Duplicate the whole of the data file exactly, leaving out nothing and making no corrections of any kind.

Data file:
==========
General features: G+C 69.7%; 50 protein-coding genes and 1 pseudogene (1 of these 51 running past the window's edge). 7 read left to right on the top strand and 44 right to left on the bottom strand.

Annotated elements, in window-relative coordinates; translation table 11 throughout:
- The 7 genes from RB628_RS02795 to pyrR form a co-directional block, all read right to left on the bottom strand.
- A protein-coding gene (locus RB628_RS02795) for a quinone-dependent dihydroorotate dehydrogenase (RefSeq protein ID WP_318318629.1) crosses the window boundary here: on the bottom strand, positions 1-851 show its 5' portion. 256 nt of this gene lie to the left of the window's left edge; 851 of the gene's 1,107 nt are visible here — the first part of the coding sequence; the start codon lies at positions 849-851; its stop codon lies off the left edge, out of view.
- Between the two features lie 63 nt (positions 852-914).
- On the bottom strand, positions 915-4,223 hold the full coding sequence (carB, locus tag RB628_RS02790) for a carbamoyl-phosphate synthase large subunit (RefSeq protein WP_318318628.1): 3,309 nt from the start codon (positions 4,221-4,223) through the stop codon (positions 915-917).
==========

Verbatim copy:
General features: G+C 69.7%; 50 protein-coding genes and 1 pseudogene (1 of these 51 running past the window's edge). 7 read left to right on the top strand and 44 right to left on the bottom strand.

Annotated elements, in window-relative coordinates; translation table 11 throughout:
- The 7 genes from RB628_RS02795 to pyrR form a co-directional block, all read right to left on the bottom strand.
- A protein-coding gene (locus RB628_RS02795) for a quinone-dependent dihydroorotate dehydrogenase (RefSeq protein ID WP_318318629.1) crosses the window boundary here: on the bottom strand, positions 1-851 show its 5' portion. 256 nt of this gene lie to the left of the window's left edge; 851 of the gene's 1,107 nt are visible here — the first part of the coding sequence; the start codon lies at positions 849-851; its stop codon lies off the left edge, out of view.
- Between the two features lie 63 nt (positions 852-914).
- On the bottom strand, positions 915-4,223 hold the full coding sequence (carB, locus tag RB628_RS02790) for a carbamoyl-phosphate synthase large subunit (RefSeq protein WP_318318628.1): 3,309 nt from the start codon (positions 4,221-4,223) through the stop codon (positions 915-917).